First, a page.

”Furious Hours: Murder, Fraud, and the Last Trial of Harper Lee” by Casey Kep, Knopt Publishing, 2019, 339 pages

A series of rural Alabama murders inspired Harper Lee to write again, years after the publication of “To Kill a Mockingbird.” Lee, still uncomfortable over the embellishments of her friend Truman Capote’s “In Cold Blood,” wondered whether she could write the kind of old-fashioned, straitlaced journalism she admired.

An Alabama preacher Willie Maxwell serves several churches in and around Alexander City. In his large family, he takes out insurance policies with himself as the beneficiary. Over several years, five family members die under mysterious circumstances, all with large life insurance policies held by Maxwell.

Death surrounds the Rev. Maxwell. After his first wife’s murder, four more were inexplicably found dead. Locals blamed voodoo, but a deeper investigation pointed to insurance fraud. The Reverend had a deep belief in insurance and with Tom Radley’s help, was able to collect thousands of dollars.

On June 18, 1977, Maxwell was shot dead in front of 300 people at his stepdaughter’s funeral in Alexander City. Harper Lee intended to write about the trial, but in Alexander City she finds only myths, lies, and her own insecurities.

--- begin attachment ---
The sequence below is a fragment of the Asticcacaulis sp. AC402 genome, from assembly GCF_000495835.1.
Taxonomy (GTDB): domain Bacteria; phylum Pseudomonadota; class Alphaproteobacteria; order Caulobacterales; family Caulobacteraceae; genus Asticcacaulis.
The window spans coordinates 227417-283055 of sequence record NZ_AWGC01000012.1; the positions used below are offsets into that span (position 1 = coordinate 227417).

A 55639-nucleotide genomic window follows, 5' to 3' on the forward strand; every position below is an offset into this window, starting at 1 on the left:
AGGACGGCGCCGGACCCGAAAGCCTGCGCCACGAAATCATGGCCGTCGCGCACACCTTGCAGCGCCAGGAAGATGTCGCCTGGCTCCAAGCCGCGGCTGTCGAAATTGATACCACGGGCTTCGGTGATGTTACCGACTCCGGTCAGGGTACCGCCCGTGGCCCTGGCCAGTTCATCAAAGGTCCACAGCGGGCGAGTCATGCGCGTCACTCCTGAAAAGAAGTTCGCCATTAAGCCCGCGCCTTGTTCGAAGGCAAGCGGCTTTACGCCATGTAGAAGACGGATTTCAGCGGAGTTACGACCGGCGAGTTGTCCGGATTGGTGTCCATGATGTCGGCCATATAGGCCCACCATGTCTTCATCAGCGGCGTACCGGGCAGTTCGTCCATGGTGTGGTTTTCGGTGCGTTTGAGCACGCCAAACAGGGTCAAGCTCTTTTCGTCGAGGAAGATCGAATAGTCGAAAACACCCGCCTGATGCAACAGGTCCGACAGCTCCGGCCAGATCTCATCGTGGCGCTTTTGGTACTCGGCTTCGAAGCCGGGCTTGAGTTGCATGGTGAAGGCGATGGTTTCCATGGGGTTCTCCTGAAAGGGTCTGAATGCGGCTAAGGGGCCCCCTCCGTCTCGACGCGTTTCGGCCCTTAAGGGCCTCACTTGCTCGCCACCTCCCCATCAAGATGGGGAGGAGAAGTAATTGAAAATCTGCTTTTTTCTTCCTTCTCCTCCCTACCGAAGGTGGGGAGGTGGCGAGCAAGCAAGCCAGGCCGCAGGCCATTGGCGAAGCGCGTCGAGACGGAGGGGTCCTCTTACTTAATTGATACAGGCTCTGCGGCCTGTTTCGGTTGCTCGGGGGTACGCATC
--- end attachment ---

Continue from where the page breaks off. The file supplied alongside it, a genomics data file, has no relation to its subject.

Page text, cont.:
By many accounts, Lee wrote a book and may have rewritten it as fiction, though no manuscript has ever been found. As to what happened to the years of work Lee did on the story, Lee was so elusive that even her mysteries have mysteries: not only what she wrote, but how; not only when she stopped, but why.

Casey Cep relates the history of courthouses, voodoo and Alabama politics. She delivers edge-of-your-seat courtroom drama while reinventing Southern Gothic into a work of narrative nonfiction.

In addition, she gives us the story of Lee’s post-Mockingbird life in New York: boozy, yet full of books and theater. She tells a crime story, but also says a great deal about the racial, cultural and political history of the South.

One reviewer says, “It’s been a long time since I picked up a book so impossible to put down. ‘Furious Hours’ made me forget dinner, ignore incoming calls, and stay up reading into the small hours.”

JoAn Watson Martin is an educator.

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